Ascorbic acid added to wine binds oxygen to form dehydroascorbate and hydrogen peroxide

Ascorbic acid -------------------------> Dehydroascorbate    +    Hydrogen peroxide

If there is not enough ascorbic acid maintained to react with the oxygen, oxidation, including coupled oxidation (as illustrated in Figure 1) can occur. Additionally, if there is inadequate sulfur dioxide maintained to bind with the hydrogen peroxide formed by the ascorbic acid, wine oxidation can occur. The keys to optimizing the performance of ascorbic acid as an antioxidant are to maintain a concentration of about 50 mg/L, and to have adequate sulfur dioxide. Therefore, the use of ascorbic acid involves the following considerations:

  • Reaction between ascorbic acid and oxygen is much more rapid than reactions involving (or with) SO2
  • SO2 does not directly react with oxygen, but mainly with reaction products, such as H2O2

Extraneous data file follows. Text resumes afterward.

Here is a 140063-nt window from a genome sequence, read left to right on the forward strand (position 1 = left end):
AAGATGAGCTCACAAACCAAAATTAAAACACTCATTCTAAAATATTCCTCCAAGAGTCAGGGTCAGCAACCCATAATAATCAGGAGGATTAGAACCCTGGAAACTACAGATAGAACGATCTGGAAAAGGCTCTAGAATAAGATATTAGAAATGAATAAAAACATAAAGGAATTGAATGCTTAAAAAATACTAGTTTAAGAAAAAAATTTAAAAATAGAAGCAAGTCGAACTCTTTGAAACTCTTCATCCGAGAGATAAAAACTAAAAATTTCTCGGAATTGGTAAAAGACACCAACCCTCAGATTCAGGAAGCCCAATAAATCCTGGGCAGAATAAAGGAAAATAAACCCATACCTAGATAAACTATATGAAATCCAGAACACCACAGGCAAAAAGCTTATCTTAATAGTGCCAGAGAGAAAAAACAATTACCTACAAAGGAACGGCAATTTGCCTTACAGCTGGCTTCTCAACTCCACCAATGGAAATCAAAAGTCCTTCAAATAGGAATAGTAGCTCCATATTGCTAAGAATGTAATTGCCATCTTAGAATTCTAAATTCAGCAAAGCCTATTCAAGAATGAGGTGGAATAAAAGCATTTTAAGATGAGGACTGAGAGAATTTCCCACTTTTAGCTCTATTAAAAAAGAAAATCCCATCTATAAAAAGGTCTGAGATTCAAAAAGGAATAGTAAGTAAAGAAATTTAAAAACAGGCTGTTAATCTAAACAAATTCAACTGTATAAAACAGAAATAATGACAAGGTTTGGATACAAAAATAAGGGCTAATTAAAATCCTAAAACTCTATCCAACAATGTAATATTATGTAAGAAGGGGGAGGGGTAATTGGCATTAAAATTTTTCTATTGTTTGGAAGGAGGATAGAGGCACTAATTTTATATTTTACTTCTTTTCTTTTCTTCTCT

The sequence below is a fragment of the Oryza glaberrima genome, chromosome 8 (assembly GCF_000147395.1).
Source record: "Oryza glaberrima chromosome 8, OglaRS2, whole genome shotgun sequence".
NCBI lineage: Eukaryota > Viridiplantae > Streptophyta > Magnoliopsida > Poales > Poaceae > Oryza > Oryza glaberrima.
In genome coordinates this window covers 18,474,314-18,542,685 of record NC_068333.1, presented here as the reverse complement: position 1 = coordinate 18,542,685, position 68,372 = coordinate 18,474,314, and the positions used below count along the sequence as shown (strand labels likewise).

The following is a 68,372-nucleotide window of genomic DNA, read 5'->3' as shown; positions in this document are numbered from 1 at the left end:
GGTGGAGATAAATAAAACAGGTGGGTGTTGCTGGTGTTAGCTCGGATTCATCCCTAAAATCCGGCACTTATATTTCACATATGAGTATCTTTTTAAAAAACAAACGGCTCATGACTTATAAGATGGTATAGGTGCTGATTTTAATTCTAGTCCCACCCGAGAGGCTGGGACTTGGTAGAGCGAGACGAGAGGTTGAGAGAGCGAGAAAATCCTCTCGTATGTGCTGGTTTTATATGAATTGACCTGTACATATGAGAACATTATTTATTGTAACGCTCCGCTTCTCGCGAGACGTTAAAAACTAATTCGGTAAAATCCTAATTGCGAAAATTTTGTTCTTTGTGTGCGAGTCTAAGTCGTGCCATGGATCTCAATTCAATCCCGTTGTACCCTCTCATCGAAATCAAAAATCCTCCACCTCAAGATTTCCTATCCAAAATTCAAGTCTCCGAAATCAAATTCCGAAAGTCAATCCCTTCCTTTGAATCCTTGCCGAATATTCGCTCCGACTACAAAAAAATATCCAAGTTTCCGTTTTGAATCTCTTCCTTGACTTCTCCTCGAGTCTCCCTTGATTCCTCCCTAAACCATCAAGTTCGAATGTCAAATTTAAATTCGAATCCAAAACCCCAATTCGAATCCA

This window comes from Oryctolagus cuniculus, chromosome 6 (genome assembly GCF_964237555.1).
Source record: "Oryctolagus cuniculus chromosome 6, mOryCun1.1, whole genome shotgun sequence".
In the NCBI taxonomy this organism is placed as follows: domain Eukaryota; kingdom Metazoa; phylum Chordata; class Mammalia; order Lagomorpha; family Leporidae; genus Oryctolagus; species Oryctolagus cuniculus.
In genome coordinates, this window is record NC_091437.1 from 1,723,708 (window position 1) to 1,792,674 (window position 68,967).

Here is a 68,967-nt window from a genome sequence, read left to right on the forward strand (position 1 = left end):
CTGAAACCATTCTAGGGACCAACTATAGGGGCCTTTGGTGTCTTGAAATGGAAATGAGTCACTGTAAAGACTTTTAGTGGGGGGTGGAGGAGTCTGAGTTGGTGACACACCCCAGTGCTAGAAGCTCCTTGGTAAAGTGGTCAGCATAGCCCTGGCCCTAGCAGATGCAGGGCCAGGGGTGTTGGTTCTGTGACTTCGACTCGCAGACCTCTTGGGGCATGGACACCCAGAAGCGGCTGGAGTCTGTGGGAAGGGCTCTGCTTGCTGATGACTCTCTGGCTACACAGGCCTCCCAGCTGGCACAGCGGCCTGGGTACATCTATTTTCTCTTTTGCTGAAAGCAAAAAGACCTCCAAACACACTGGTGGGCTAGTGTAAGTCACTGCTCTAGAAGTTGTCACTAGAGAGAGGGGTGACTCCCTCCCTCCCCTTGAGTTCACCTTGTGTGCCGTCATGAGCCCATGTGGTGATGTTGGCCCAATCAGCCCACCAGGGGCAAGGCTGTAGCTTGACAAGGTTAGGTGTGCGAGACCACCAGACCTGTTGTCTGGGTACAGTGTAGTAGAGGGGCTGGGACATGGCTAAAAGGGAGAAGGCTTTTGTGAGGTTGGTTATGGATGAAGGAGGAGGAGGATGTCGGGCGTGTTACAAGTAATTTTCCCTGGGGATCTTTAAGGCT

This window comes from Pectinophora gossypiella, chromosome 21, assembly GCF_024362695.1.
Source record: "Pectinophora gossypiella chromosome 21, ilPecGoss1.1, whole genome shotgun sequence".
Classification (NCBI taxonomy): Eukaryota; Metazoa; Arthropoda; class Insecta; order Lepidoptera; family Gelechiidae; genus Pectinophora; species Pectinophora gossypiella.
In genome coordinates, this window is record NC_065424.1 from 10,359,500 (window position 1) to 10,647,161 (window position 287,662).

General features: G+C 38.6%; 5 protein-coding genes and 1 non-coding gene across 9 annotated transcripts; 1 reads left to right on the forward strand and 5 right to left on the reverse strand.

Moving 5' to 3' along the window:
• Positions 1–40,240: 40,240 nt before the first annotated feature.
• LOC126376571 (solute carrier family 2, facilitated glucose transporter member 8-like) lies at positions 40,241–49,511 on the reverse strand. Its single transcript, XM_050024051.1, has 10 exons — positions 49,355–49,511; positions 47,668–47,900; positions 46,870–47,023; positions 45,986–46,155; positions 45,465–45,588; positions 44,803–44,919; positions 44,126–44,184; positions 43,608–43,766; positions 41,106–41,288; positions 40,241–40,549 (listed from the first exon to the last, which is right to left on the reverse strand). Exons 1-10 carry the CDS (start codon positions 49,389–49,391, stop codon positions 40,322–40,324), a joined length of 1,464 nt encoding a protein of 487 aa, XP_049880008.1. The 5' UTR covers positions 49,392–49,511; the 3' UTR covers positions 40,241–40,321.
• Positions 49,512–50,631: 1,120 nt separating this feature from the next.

• Optimum levels of ascorbic acid (50 mg/L or more) and even more SO2 can prolong the antioxidant phase of ascorbic acid
  • For example:  If 100 mg/L ascorbic acid in wine reacts completely with oxygen, 62 mg/L SO2 is required to react with the ascorbic acid oxidation product

c. Metals and wine oxidation. Metals, such as iron or copper, have the disadvantage of being strong oxidizers, possibly impacting wine longevity. The potential oxidizing effect is illustrated by the Fenton-type reaction:

H2O2 + Cu+2   →  Cu+3 + OH-  + OH*

The OH*, or hydroxyl radical, is the most oxidative species. This is a potentially large problem, notably in white wines with relatively low concentrations of oxidative buffers such as phenols.